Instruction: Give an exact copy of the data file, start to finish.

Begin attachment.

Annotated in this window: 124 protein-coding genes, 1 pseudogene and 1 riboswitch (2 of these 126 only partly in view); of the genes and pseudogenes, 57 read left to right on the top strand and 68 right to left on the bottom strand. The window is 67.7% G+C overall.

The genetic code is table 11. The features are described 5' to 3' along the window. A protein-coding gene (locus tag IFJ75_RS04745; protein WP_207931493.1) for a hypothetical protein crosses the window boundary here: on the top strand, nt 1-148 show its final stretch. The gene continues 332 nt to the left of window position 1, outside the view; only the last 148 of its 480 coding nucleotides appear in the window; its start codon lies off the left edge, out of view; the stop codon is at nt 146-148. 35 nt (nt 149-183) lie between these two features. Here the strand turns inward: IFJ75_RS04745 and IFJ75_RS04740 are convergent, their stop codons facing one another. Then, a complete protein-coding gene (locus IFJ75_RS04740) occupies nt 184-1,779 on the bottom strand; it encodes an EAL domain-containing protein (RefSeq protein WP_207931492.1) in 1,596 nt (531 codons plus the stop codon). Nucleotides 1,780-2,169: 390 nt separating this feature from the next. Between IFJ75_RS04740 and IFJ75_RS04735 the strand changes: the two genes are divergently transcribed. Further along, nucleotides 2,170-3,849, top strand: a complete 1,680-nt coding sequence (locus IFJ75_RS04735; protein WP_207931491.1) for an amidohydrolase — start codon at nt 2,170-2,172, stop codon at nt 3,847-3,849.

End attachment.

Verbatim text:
Annotated in this window: 124 protein-coding genes, 1 pseudogene and 1 riboswitch (2 of these 126 only partly in view); of the genes and pseudogenes, 57 read left to right on the top strand and 68 right to left on the bottom strand. The window is 67.7% G+C overall.

The genetic code is table 11. The features are described 5' to 3' along the window. A protein-coding gene (locus tag IFJ75_RS04745; protein WP_207931493.1) for a hypothetical protein crosses the window boundary here: on the top strand, nt 1-148 show its final stretch. The gene continues 332 nt to the left of window position 1, outside the view; only the last 148 of its 480 coding nucleotides appear in the window; its start codon lies off the left edge, out of view; the stop codon is at nt 146-148. 35 nt (nt 149-183) lie between these two features. Here the strand turns inward: IFJ75_RS04745 and IFJ75_RS04740 are convergent, their stop codons facing one another. Then, a complete protein-coding gene (locus IFJ75_RS04740) occupies nt 184-1,779 on the bottom strand; it encodes an EAL domain-containing protein (RefSeq protein WP_207931492.1) in 1,596 nt (531 codons plus the stop codon). Nucleotides 1,780-2,169: 390 nt separating this feature from the next. Between IFJ75_RS04740 and IFJ75_RS04735 the strand changes: the two genes are divergently transcribed. Further along, nucleotides 2,170-3,849, top strand: a complete 1,680-nt coding sequence (locus IFJ75_RS04735; protein WP_207931491.1) for an amidohydrolase — start codon at nt 2,170-2,172, stop codon at nt 3,847-3,849.